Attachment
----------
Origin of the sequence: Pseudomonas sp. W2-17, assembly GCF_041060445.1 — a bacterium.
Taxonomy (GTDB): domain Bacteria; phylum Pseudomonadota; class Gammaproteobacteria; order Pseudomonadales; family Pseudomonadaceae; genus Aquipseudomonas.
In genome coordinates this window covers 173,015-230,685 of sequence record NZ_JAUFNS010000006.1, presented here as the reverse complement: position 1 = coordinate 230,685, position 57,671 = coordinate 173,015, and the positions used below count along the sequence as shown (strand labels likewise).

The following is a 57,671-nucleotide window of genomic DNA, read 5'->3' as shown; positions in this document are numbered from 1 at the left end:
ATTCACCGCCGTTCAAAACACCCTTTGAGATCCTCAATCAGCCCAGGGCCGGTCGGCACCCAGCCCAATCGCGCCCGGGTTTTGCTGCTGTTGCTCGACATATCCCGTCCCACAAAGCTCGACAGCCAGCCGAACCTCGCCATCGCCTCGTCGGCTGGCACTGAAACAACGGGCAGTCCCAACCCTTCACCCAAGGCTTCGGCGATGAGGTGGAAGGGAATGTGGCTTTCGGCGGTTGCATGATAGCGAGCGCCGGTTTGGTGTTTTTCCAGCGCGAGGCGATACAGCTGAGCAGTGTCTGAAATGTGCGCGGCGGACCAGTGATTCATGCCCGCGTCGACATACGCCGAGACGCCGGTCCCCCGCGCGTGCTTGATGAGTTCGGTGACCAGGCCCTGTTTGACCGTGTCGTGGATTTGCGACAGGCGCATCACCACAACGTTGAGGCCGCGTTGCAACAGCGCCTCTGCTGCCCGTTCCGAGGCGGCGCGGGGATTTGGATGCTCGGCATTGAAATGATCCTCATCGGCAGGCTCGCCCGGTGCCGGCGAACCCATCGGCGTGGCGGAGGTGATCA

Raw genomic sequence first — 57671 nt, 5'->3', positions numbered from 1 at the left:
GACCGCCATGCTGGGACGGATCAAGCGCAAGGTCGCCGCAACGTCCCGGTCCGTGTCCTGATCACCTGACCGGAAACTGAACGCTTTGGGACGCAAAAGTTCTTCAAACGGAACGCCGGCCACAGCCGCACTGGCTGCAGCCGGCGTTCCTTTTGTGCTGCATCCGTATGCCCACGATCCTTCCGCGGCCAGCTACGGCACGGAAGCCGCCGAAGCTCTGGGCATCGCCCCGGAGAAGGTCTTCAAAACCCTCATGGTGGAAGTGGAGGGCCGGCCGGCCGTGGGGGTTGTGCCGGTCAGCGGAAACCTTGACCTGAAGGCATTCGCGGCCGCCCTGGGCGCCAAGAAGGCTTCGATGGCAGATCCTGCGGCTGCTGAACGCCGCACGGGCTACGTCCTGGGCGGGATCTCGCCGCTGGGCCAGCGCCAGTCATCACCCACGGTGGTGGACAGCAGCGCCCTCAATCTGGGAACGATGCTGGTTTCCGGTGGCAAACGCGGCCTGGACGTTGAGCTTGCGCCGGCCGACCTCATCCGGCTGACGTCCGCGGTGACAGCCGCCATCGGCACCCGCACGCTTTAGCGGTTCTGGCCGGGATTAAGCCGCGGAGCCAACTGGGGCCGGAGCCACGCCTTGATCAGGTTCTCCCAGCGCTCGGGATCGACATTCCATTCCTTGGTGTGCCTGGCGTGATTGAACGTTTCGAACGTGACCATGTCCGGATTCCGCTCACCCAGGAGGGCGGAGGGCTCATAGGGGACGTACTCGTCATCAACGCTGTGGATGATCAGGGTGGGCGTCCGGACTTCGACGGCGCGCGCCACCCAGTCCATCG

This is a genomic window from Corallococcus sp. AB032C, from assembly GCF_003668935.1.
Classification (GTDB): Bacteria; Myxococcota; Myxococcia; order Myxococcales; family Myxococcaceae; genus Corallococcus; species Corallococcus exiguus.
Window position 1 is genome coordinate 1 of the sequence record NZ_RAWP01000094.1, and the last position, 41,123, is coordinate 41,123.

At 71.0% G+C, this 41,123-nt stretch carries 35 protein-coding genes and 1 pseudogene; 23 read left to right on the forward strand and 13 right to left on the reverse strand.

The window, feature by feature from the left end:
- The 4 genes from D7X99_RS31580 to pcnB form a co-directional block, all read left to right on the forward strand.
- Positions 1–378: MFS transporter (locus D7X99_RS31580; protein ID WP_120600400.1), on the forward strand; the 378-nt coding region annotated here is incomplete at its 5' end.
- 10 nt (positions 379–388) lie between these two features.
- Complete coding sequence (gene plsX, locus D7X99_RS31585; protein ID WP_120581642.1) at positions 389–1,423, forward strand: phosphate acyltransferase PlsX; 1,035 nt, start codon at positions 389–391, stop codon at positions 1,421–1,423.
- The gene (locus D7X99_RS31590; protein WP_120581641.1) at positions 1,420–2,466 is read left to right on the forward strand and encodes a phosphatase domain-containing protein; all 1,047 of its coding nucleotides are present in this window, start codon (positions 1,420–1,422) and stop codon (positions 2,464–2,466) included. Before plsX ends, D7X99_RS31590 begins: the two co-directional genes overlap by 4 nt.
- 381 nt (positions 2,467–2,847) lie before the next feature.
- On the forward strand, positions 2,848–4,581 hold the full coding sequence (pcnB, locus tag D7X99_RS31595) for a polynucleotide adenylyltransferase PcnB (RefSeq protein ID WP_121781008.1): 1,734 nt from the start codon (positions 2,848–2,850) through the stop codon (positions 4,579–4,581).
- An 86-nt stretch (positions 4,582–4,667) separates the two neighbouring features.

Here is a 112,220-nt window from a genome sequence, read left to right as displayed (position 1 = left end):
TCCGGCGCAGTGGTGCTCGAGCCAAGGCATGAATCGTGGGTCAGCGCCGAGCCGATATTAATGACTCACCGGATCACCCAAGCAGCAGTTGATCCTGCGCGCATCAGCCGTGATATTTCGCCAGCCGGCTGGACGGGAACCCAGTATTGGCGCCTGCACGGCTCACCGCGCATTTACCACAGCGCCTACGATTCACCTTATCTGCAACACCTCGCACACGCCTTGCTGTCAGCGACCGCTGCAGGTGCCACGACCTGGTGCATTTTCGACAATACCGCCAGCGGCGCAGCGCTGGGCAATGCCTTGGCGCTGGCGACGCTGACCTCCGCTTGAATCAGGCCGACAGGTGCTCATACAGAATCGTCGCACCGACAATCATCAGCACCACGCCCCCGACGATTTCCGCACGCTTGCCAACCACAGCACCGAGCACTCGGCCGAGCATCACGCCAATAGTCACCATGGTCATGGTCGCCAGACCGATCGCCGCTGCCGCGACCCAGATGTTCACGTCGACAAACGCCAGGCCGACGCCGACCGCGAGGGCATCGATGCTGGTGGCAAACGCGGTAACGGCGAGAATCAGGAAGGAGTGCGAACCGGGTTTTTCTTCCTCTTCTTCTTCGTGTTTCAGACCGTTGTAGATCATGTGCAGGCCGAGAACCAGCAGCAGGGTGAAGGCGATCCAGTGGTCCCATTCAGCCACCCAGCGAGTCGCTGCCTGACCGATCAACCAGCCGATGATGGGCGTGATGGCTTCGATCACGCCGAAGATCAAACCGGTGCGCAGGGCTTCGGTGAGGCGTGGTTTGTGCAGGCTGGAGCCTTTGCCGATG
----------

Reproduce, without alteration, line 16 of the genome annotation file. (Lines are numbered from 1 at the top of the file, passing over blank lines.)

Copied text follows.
- Complete coding sequence (gene plsX, locus D7X99_RS31585; protein ID WP_120581642.1) at positions 389–1,423, forward strand: phosphate acyltransferase PlsX; 1,035 nt, start codon at positions 389–391, stop codon at positions 1,421–1,423.